News

Harvard Law School Makes Online Zero-L Course Free for All U.S. Law Schools Due to Coronavirus

News

For Kennedy School Fellows, Epstein-Linked Donors Present a Moral Dilemma

News

Tenants Grapple with High Rents and Local Turnover at Asana-Owned Properties

News

In April, Theft Surged as Cambridge Residents Stayed at Home

News

The History of Harvard's Commencement, Explained

After Year Out of Saddle, Radcliffe Riding to Hounds

NO WRITER ATTRIBUTED

Fox-hunting and New England are bound by a tradition more mellow than fine dandelion wine, but for Radcliffe it is a very new sport.

It was first introduced in 1960 when Mary G. Paget became coordinator of Recreational Activities as part of "the new look at Radcliffe sports." Miss Paget said yesterday.

The best years for Radcliffe hunting were '60 to '65 when up to eight Cliffies were in the field. Last year there were no Radcliffe hunters, because. Miss Paget said, nobody qualified. This year, freshman Lisa McGrath has already hunted three times. "This is the beginning of a new cycle." Miss Paget said.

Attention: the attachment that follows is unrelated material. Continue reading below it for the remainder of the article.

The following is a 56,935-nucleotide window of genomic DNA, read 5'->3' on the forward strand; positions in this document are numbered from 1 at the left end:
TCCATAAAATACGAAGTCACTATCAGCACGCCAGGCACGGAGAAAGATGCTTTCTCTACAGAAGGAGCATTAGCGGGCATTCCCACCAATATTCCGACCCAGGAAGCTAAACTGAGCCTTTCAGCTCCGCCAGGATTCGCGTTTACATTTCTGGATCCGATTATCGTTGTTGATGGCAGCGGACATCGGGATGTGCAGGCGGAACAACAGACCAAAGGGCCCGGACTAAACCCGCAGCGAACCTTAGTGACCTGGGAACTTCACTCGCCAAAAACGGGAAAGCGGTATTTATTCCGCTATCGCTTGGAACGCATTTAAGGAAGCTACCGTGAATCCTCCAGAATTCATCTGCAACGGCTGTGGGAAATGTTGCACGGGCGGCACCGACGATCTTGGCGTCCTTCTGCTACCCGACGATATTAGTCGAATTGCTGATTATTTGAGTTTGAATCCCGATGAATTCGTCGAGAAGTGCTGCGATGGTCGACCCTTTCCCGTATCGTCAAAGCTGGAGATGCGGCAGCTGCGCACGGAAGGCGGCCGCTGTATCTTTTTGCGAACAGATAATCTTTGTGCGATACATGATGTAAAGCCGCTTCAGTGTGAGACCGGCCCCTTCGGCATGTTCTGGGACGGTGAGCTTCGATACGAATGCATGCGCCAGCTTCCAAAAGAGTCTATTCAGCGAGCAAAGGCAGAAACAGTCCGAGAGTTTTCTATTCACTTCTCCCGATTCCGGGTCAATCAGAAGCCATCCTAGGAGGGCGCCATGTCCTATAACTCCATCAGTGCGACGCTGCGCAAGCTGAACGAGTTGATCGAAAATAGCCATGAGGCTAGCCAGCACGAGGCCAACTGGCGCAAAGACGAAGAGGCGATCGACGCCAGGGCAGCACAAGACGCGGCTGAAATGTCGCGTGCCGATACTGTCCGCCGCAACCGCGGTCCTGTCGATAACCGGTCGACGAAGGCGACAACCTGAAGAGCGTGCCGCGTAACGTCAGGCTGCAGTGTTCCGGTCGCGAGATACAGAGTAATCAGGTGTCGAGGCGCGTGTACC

Radcliffe girls now ride to the hounds at the Millwood Hunt Club in Concord. Before a Cliffie is allowed to ride out she must have trained with the Radcliffe riding program, get the approval of the instructor, and pay $160. This is considered a bargain as "Tom Cabot probably spends $1000 a season." Miss Paget said. The money pays for membership in the Club (for others, $150 a season) the normal ten-dollar capping fee (paid to the club everytime you hunt), trucking a mount to the hunt's starting point, and renting a horse if you do not own one.

Hunting is more than just a Saturday afternoon sport. It brings its own social life. There are traditional hunt teas each day in the field. And then there is the annual hunt ball at the end of the season.

Want to keep up with breaking news? Subscribe to our email newsletter.

Tags